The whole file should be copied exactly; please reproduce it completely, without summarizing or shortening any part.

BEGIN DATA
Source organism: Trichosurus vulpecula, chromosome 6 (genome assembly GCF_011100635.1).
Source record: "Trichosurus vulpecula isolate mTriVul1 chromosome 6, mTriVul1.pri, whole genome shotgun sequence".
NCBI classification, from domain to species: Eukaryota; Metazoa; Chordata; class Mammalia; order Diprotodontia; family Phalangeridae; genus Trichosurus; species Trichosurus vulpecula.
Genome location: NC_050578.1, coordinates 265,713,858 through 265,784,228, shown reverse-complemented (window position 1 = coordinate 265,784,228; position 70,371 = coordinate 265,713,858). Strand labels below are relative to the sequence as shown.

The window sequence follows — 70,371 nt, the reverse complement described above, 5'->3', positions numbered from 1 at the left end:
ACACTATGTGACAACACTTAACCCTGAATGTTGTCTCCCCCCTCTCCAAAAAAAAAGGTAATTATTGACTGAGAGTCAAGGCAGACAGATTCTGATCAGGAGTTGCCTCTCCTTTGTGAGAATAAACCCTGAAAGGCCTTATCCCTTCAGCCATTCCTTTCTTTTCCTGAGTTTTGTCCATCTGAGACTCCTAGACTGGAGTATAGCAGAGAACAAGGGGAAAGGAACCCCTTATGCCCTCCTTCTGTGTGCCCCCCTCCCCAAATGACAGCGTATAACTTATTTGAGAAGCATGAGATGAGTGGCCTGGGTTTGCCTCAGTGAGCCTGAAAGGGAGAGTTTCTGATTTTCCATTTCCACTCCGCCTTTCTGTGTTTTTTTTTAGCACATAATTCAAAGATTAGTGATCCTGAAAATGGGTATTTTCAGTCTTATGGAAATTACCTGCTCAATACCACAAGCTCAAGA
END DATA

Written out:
Source organism: Trichosurus vulpecula, chromosome 6 (genome assembly GCF_011100635.1).
Source record: "Trichosurus vulpecula isolate mTriVul1 chromosome 6, mTriVul1.pri, whole genome shotgun sequence".
NCBI classification, from domain to species: Eukaryota; Metazoa; Chordata; class Mammalia; order Diprotodontia; family Phalangeridae; genus Trichosurus; species Trichosurus vulpecula.
Genome location: NC_050578.1, coordinates 265,713,858 through 265,784,228, shown reverse-complemented (window position 1 = coordinate 265,784,228; position 70,371 = coordinate 265,713,858). Strand labels below are relative to the sequence as shown.

The window sequence follows — 70,371 nt, the reverse complement described above, 5'->3', positions numbered from 1 at the left end:
ACACTATGTGACAACACTTAACCCTGAATGTTGTCTCCCCCCTCTCCAAAAAAAAAGGTAATTATTGACTGAGAGTCAAGGCAGACAGATTCTGATCAGGAGTTGCCTCTCCTTTGTGAGAATAAACCCTGAAAGGCCTTATCCCTTCAGCCATTCCTTTCTTTTCCTGAGTTTTGTCCATCTGAGACTCCTAGACTGGAGTATAGCAGAGAACAAGGGGAAAGGAACCCCTTATGCCCTCCTTCTGTGTGCCCCCCTCCCCAAATGACAGCGTATAACTTATTTGAGAAGCATGAGATGAGTGGCCTGGGTTTGCCTCAGTGAGCCTGAAAGGGAGAGTTTCTGATTTTCCATTTCCACTCCGCCTTTCTGTGTTTTTTTTTAGCACATAATTCAAAGATTAGTGATCCTGAAAATGGGTATTTTCAGTCTTATGGAAATTACCTGCTCAATACCACAAGCTCAAGA